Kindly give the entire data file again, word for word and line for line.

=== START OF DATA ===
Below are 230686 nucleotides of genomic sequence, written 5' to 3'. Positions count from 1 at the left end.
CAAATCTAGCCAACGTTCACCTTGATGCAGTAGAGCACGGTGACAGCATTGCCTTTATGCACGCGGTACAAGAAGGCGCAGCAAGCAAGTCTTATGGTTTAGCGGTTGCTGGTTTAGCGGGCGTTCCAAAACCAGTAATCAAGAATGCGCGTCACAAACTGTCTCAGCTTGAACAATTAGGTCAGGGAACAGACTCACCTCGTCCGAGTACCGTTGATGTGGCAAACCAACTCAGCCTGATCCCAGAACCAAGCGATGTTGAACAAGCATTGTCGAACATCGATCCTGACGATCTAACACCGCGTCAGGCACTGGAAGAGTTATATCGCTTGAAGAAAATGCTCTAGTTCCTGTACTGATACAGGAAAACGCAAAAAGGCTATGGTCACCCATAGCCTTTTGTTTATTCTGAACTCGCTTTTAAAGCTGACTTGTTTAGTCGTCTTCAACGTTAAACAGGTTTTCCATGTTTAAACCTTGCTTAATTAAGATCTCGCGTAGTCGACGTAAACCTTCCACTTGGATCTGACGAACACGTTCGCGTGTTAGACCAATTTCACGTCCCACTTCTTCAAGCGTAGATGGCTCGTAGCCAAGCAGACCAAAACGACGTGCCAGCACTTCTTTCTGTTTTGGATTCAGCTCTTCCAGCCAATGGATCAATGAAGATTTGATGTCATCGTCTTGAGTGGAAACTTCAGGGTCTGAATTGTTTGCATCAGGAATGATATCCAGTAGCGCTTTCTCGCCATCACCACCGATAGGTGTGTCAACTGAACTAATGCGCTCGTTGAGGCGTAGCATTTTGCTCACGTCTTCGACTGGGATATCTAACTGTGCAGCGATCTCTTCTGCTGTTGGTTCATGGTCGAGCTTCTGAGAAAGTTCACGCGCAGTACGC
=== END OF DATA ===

Below are 230686 nucleotides of genomic sequence, written 5' to 3'. Positions count from 1 at the left end.
CAAATCTAGCCAACGTTCACCTTGATGCAGTAGAGCACGGTGACAGCATTGCCTTTATGCACGCGGTACAAGAAGGCGCAGCAAGCAAGTCTTATGGTTTAGCGGTTGCTGGTTTAGCGGGCGTTCCAAAACCAGTAATCAAGAATGCGCGTCACAAACTGTCTCAGCTTGAACAATTAGGTCAGGGAACAGACTCACCTCGTCCGAGTACCGTTGATGTGGCAAACCAACTCAGCCTGATCCCAGAACCAAGCGATGTTGAACAAGCATTGTCGAACATCGATCCTGACGATCTAACACCGCGTCAGGCACTGGAAGAGTTATATCGCTTGAAGAAAATGCTCTAGTTCCTGTACTGATACAGGAAAACGCAAAAAGGCTATGGTCACCCATAGCCTTTTGTTTATTCTGAACTCGCTTTTAAAGCTGACTTGTTTAGTCGTCTTCAACGTTAAACAGGTTTTCCATGTTTAAACCTTGCTTAATTAAGATCTCGCGTAGTCGACGTAAACCTTCCACTTGGATCTGACGAACACGTTCGCGTGTTAGACCAATTTCACGTCCCACTTCTTCAAGCGTAGATGGCTCGTAGCCAAGCAGACCAAAACGACGTGCCAGCACTTCTTTCTGTTTTGGATTCAGCTCTTCCAGCCAATGGATCAATGAAGATTTGATGTCATCGTCTTGAGTGGAAACTTCAGGGTCTGAATTGTTTGCATCAGGAATGATATCCAGTAGCGCTTTCTCGCCATCACCACCGATAGGTGTGTCAACTGAACTAATGCGCTCGTTGAGGCGTAGCATTTTGCTCACGTCTTCGACTGGGATATCTAACTGTGCAGCGATCTCTTCTGCTGTTGGTTCATGGTCGAGCTTCTGAGAAAGTTCACGCGCAGTACGC